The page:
Bubble Wrap Painting (Brick by Brick)

Bubble Wrap Painting (Brick by Brick)

I always say that you can paint with just about anything. Bubble wrap is a fun way to explore and expand your painting horizons!

Sunday, November 22, 2015

Dance a Voyage to Outer Space!

It is getting cold outside, and dance is a wonderful outlet that allows children to be active indoors and use their imaginations for creative play.  This is a short dance and music activity based on the song Grocery Space Trip by Debbie Clement.   The activity, as well as the music, are available in my book One, Two, What Can I Do?  Dance and Music for the Whole Day, with a double CD of songs and instrumentals by Debbie Clement.

Get ready to count down for blastoff!

 Grocery Space Trip

Space: A large, open space is best for this activity
Props: Crayons and drawing paper
Modifications for Different Learners: This activity involves a quiet drawing section and a more active movement section.  Children may participate in either or both sections.
Teaching Tips: The song is rich in images and movement prompts.  It is perfect for exploring ideas through three mediums: drawing, music, and dancing.

Music:  Grocery Space Trip, by Debbie Clement, from the CD accompanying the book One, Two, What Can I Do?  Dance and Music for the Whole Day*

Pass out paper and crayons, play the song Grocery Space Trip, and ask the children to draw something based on images in the song.  Play the song a few times, while the children work on their drawings.

Ask them to put their papers aside, while they go to a home spot to be ready to dance.  Explain that now they can dance about what they drew and other parts of the song.  Play the song again while the children respond to the music and their pictures with movement.

Movement prompts in the song are: riding in the grocery cart, pretending the cart is a rocket ship, getting ready for a space trip, countdown from 10 to blastoff, flying through outer space, traveling through the stars, looking at the planets, landing on the moon, heading for home, going through checkout line.  Call out any or all of these prompts to spur more ideas as the children are dancing.  Finish the activity by asking the children to imagine they are landing, and end up back on their home spots.  They may want to add to their pictures now, as they will have many new ideas from the movement, and from the other children.

Keep on dancin',



*One, Two, What Can I Do?  Dance and Music for the Whole Day with double CD by Debbie Clement is available through Redleaf Press:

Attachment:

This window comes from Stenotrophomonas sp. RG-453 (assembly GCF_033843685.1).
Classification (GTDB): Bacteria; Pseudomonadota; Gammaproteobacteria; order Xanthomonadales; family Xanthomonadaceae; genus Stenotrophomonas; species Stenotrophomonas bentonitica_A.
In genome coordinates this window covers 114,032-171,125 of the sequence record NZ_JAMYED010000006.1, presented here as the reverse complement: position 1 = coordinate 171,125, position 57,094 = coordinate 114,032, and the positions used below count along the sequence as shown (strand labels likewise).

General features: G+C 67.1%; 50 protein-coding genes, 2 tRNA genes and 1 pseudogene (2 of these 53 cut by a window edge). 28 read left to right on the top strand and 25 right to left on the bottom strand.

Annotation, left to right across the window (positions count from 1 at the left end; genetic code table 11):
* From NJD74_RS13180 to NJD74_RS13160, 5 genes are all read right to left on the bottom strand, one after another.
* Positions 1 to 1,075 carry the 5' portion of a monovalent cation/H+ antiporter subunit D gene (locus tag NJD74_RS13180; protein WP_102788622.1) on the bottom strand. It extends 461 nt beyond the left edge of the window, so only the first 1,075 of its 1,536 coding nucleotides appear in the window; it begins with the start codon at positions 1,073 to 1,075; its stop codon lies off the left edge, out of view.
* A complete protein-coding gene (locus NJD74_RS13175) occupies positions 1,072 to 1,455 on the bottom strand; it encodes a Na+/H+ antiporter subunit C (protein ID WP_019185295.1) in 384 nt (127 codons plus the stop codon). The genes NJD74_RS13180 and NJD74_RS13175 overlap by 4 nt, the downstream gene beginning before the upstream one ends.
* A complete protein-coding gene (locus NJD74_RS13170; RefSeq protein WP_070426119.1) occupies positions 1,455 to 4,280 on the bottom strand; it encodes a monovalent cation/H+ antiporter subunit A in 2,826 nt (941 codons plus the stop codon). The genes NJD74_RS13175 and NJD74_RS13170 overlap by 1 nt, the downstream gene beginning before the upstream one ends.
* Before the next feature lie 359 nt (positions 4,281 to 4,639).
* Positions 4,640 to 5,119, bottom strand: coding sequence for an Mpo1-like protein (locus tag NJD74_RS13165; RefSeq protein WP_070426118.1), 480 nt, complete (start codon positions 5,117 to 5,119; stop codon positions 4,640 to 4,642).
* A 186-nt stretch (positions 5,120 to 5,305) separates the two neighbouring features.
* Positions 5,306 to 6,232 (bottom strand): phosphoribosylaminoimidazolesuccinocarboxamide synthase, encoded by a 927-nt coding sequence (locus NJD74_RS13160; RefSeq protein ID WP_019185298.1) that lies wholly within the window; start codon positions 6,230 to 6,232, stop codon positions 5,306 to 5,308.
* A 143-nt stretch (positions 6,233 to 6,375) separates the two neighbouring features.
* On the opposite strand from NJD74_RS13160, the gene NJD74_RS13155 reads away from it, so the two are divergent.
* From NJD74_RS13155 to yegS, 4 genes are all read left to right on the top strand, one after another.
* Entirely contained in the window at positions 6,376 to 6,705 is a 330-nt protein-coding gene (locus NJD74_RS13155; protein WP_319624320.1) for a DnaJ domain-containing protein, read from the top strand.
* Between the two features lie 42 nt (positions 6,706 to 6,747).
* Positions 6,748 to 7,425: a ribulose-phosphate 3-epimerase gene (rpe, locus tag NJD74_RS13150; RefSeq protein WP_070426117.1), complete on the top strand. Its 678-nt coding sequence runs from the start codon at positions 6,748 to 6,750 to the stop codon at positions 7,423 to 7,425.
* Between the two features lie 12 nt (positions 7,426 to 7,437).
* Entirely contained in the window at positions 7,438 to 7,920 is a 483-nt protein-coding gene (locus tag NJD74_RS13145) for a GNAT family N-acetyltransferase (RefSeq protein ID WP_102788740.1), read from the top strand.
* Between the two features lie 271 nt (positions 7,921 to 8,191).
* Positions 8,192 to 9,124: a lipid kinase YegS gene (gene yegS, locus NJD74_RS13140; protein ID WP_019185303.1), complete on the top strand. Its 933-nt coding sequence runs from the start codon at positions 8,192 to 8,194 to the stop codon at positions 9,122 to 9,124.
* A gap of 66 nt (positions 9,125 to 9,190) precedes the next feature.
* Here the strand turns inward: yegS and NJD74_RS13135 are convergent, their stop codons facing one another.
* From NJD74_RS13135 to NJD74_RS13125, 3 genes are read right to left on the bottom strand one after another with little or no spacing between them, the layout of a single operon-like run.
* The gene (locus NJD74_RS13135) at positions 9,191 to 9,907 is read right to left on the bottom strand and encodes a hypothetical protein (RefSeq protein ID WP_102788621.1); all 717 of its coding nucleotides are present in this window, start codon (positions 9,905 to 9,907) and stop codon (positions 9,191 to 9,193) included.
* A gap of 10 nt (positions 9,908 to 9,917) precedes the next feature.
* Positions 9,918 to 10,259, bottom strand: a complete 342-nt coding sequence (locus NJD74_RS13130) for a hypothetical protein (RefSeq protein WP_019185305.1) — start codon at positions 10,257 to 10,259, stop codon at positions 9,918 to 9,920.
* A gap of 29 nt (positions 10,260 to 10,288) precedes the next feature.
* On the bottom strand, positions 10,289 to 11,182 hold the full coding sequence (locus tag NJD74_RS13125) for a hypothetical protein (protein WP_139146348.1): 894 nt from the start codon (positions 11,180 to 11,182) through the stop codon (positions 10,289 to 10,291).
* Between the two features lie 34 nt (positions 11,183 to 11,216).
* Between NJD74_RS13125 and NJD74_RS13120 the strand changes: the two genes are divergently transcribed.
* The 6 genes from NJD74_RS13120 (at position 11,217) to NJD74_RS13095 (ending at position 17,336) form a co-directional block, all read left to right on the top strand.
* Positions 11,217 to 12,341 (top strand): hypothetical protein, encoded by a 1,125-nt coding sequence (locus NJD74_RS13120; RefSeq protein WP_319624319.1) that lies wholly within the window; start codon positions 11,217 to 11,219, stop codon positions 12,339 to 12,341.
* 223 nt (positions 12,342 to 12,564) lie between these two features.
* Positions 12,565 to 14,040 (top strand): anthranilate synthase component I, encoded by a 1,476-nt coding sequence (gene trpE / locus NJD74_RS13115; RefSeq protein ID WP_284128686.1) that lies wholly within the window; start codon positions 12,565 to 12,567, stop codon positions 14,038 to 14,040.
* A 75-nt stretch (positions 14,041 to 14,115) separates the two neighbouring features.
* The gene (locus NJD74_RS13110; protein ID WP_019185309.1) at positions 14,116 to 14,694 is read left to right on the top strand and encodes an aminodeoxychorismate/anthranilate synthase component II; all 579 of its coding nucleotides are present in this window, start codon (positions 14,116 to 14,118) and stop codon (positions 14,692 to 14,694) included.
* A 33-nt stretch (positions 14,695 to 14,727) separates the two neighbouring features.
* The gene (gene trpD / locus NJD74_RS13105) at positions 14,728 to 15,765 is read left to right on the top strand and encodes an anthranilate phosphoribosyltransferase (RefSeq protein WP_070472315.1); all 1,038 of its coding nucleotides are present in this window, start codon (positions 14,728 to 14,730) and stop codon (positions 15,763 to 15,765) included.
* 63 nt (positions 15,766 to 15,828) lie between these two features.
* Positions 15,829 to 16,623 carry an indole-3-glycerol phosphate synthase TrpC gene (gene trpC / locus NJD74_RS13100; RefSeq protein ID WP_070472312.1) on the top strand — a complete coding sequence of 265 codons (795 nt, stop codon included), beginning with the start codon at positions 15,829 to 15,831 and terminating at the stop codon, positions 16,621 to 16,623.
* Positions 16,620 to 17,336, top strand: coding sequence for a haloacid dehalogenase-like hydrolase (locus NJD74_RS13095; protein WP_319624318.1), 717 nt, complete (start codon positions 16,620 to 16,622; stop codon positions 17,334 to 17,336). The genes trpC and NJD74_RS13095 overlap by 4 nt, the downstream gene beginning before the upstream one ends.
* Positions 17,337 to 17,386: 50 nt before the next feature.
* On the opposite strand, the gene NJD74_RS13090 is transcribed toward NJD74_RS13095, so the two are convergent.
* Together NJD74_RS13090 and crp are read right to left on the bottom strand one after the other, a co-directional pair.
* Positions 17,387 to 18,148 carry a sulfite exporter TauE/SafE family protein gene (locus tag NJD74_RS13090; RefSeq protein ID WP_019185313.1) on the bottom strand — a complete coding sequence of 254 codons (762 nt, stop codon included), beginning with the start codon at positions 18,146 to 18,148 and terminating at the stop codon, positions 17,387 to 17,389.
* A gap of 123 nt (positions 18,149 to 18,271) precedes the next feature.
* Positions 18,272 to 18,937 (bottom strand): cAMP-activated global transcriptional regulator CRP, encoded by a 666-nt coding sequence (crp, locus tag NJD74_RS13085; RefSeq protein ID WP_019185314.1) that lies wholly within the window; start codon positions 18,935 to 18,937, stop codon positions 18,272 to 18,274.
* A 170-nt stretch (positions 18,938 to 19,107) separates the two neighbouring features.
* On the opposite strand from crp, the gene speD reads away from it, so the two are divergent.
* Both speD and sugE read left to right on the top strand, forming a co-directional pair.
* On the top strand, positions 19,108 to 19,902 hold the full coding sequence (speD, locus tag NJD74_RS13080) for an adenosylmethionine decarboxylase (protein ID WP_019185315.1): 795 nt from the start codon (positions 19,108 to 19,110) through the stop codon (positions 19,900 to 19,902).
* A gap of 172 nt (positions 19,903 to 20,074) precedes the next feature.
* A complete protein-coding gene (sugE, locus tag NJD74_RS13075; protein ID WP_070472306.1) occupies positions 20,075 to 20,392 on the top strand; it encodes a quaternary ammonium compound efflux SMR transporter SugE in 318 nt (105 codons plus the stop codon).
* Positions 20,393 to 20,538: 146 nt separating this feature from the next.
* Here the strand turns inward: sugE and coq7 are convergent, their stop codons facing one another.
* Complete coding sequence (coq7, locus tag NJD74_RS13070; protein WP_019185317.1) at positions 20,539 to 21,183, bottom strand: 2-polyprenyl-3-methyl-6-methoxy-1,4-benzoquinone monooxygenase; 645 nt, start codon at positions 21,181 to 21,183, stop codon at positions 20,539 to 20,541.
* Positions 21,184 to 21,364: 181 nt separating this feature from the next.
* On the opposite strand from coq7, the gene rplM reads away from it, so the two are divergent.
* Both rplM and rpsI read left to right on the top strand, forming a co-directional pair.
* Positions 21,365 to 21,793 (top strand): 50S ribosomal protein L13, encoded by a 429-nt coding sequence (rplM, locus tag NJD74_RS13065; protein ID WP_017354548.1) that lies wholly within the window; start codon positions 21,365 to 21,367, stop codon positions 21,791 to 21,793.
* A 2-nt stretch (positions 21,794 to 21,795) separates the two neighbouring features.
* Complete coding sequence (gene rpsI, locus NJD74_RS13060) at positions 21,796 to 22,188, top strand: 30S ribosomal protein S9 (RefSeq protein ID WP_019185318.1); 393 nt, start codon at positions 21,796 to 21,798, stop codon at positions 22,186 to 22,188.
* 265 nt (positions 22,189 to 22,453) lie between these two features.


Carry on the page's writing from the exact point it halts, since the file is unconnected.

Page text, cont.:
Wednesday, November 18, 2015


Thanksgiving Time is Thank You Time!

Ms. Brigid here, from Merit School of Music  in Chicago. Thank you for joining me!
Before we look at Thanksgiving songs, here is my question:

What are you grateful for? At the moment, I’m grateful that during the torrential rains of the last day, our roof isn’t leaking! On a more global scope, however, here are three things that come to mind:

Hot off the (virtual) presses, this resource is available to one and all! “INTRODUCING OUR NEXT SONGBOOK- PEACE SONGS FOR CHILDREN
The NEW CMN Song Library recently launched with our Environment Songbook of members' music that was already on the public site, but broadened to include audio files and lyrics for all songs. Many members have also contributed lead sheets, sheet music, and additional resources.  We're pleased to let you know that the Peace Songbook has now been added.  These two songbooks will continue to grow and serve as a free resource available to artists, librarians, teachers, and other visitors to our site, providing the tools needed to actually learn a song and use it tomorrow-a one-stop source for growing your repertoire with fine songs from fellow members. What could be grander?  Read more about our Song Library at:"  

~A Trio of Songs by Stuart Stotts. Stuart was CMN’s keynote speaker at the annual conference just a month ago in Zion, IL. Since then, he has presented three songs on his excellent blog that are invitations to inclusiveness and speak to the power of people singing together: Clap My Hands In The Morning, I’ll Save a Spot For You, and 'Til Then. Click on the links to read about the songs and hear them in their entirety. In the last song, change “show to show” to “spring to snow,” and this beautiful and engaging song transforms into the perfect song for the end of class or a special gathering. And yes, the composer approves this idea!

~Choice Literacy and Big Fresh Newsletter